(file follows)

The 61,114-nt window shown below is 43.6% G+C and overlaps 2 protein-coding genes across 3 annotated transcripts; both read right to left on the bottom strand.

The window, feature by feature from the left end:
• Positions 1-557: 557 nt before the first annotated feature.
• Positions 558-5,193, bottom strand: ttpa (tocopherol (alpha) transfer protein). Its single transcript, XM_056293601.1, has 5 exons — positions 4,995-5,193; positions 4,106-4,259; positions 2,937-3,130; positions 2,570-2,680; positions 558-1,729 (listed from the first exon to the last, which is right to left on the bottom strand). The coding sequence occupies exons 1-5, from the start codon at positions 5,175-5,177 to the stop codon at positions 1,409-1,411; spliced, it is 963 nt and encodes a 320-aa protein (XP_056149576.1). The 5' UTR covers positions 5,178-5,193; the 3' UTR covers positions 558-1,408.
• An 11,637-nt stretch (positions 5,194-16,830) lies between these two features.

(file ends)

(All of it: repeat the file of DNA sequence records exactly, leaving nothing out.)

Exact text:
The 61,114-nt window shown below is 43.6% G+C and overlaps 2 protein-coding genes across 3 annotated transcripts; both read right to left on the bottom strand.

The window, feature by feature from the left end:
• Positions 1-557: 557 nt before the first annotated feature.
• Positions 558-5,193, bottom strand: ttpa (tocopherol (alpha) transfer protein). Its single transcript, XM_056293601.1, has 5 exons — positions 4,995-5,193; positions 4,106-4,259; positions 2,937-3,130; positions 2,570-2,680; positions 558-1,729 (listed from the first exon to the last, which is right to left on the bottom strand). The coding sequence occupies exons 1-5, from the start codon at positions 5,175-5,177 to the stop codon at positions 1,409-1,411; spliced, it is 963 nt and encodes a 320-aa protein (XP_056149576.1). The 5' UTR covers positions 5,178-5,193; the 3' UTR covers positions 558-1,408.
• An 11,637-nt stretch (positions 5,194-16,830) lies between these two features.